by Dan Johnson
Though the future’s uncertain and the end is always near, I did not opt to wake up this morning and have myself a beer.
No, the boozehound credo espoused by Jim Morrison on “Roadhouse Blues” is rarely a reality for most functioning humans. In fact, a good portion of the Lizard King’s exploits in this life belong to an elite category of behavior reserved for the god-like lushes who make even the greatest weekend warriors look like tee-totallers.
The late great Jimbo lives on forty-five years after his death as a sort of Los Angeles spirit animal. You can almost feel Morrison’s ghost in the city’s bars and cheap motels. There is no great shortage of claims connecting Jim with distinct bits of Angeleno geography.
Naturally, Silicon Beach has the largest tribute with their building sized mural commemorating Jim’s acid-dosed tenure on a nearby rooftop before The Doors’ formation. Barney’s Beanery, Canter’s and the Whiskey all harken to the band’s early days when the first two albums took shape and Jim learned some valuable lessons about switching between LSD and brown alcohol.
“People Are Strange” belongs to Laurel Canyon. “Moonlight Drive” is a clear testament to PCH. The actual “Soul Kitchen” was a spot called Olivia’s in Ocean Park. The entire LA Woman album was cut at a rehearsal space on La Cienega and Santa Monica that most recently housed a nouveau chic Tapas lounge called “Forbidden.”
Emblematic as they may be for Los Angeles at large, The Doors are a bit of a scarce commodity in Downtown Los Angeles. Band aficionados and fans of rock esoterica will know that keyboardist Ray Manzarek and his wife, Aiko Fujikawa, celebrated their wedding with Jim and Pamela Courson on Olvera St. Those grasping for further straws will find ample footage of Downtown spliced into the bizarrely posthumous 1985 video for “LA Woman.”
Beyond the omnipresence of their music, Jim Morrison and The Doors were cast as mere dayplayers in the Downtown drama. Yet, their one fleeting appearance was immortalized in high fashion.
In the last days of 1969, The Doors were putting the final touches on their fifth studio album—a supposed antidote to the pretentious and limp orchestrations of the ill-fated Soft Parade. The new LP was to be a raucous return to the blood and thunder of blues tinged psychedelia laced with surrealist lyric-scapes.
With that in mind, Morrison and Company joined photographer Henry Diltz on a jaunt to the Morrison Hotel at Pico Blvd and Hope St. Today, the structure is a boarded up shell of its former itself. This is not surprising given that Diltz characterized the SRO’s 1969 iteration as being a “transient hotel.” The staff was none-too-pleased with the prospect of being on the cover of a Doors album. Thus, the iconic shot of the band looking through glass was shot surreptitiously while the clerk was in the elevator.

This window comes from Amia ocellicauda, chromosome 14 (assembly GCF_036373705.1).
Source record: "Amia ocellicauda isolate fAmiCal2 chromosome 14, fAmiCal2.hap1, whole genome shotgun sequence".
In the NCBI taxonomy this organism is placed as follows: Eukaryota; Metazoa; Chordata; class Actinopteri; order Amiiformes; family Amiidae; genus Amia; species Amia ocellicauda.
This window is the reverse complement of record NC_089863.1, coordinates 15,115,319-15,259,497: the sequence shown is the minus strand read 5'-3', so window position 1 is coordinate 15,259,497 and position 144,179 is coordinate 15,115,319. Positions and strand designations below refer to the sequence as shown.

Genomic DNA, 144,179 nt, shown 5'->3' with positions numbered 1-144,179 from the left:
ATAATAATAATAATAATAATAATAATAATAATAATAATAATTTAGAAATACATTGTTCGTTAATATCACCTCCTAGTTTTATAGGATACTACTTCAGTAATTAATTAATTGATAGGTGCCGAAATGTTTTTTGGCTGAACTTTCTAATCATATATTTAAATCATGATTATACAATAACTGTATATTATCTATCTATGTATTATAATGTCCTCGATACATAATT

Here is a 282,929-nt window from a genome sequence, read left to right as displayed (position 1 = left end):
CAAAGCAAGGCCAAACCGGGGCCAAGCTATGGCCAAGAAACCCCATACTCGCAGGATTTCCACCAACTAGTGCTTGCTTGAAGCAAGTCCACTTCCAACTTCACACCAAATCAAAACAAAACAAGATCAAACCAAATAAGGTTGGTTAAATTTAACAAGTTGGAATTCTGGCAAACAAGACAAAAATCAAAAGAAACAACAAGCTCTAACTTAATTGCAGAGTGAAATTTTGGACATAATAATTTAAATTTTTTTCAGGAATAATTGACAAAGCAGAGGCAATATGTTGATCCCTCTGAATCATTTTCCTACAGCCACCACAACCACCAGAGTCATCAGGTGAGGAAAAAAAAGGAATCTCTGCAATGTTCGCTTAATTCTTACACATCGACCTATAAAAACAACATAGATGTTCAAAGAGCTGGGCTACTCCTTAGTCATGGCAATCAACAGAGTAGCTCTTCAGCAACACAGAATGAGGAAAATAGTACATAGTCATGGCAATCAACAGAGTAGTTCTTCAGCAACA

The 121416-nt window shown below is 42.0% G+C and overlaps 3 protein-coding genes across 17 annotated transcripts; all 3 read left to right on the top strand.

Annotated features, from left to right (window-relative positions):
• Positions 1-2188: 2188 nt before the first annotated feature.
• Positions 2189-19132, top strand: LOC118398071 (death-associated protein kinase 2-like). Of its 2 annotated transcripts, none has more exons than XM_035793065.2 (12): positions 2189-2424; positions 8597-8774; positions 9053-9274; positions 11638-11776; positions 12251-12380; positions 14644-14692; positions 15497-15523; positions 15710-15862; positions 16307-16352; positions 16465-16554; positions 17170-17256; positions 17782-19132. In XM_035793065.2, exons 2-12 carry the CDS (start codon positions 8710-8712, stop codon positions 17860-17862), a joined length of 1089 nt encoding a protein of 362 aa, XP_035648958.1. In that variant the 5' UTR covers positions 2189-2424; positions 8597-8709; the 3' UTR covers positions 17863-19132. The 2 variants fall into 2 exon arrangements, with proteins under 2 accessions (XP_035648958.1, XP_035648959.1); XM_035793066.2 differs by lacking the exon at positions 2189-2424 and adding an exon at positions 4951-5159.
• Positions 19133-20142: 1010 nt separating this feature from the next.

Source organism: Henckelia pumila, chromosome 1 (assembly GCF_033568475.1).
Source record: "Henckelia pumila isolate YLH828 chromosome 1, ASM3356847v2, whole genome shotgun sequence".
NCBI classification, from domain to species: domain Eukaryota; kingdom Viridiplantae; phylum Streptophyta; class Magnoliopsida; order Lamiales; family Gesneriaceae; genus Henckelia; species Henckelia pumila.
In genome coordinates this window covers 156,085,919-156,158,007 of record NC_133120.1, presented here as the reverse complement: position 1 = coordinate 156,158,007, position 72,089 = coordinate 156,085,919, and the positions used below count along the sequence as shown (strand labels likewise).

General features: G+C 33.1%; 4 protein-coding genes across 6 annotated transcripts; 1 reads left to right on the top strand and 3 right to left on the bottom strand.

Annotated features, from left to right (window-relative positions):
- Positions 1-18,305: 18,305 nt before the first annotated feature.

After the guerrilla shoot, the band and Diltz adjourned to 5th St and Wall St where a host of winos at the original Hard Rock Café (now the Green Apple Market) were engaged in a cirrhosis facilitating prelude to the New Year. The photos are an iconic document of a broken and sad, yet lively and shabbily hospitable Downtown.
Down by the once and former Morrison Hotel, buildings and empty lots are disappearing at breakneck speed today. The landscape of the 1970s hideout is changing with it to become an entertainment-accessible host for young professionals seeking that “authentic” and “vibrant” urban experience. God help us all.
Jimbo’s LA lives on at the corner of 12th St and Hope St. There is no way in hell that Morrison, Manzarek, Densmore or Krieger ever plopped down for a meal at Aladdin Coffee Shop American & Mexican in the band’s late ‘60s heyday. The 2015 mayoral certificates on the wall compliment the industrious buffet style cafeteria for two years of doing business.
Aladdin’s is a recent addition. Yet, they reek of a much beloved Downtown Los Angeles that is rapidly fading from view.
Poke through the tinned screen door on weekdays between 6am and 2 pm and you’ll find a motley assortment of construction personnel, game office workers and other locals of all stripes. They’ll be queuing up for Aladdin’s famed buffet—a sprawling L-shaped campus of fruit, egg-scrambles, tamales, stews, rice, beans, grilled vegetables, plantains and other assorted culinary pleasures.
Perhaps you will feel trepidation in filling your Styrofoam vessel. No prices are posted and the possibility of a looming Whole Foods style pay-per-pound arrangement weigh heavy on the soul and wallet. Near the front of the line, you’ll be issued your choice of corn or flour tortillas before a woman who may possibly be the most gregarious and welcoming food service staff-member in all of Downtown charges you a princely $5 flat rate for your grub.
The bottled water comes in dollar and dollar fifty varieties. The seating is cramped but ample.
Having been hurt before, you may look warily at your food (and the B rating on the door). Yet, hours will pass without incident. Finding yourself shartless and satisfied, you will begin to feel as if you’ve seen a ghost. Every degenerate from Jim to Hank and all those in between must have summoned their phantom powers to conjure this one hallucination of a food establishment just to fool you for one meal.
This is no haunting, no spectral illusion. This is our Los Angeles—a cheap, dim, whimsical, egalitarian portal into the very heart of the human condition greased with carnitas and rice pilaf.
To paraphrase Jim, “there are things known and things unknown and in between are the intestines.”
I award Aladdin's a “1” on the binary and wish you good luck navigating local street figure “Henry from Africa,” whose brashness is matched only by the persistence with which he demands that you “bless his pockets…with money!”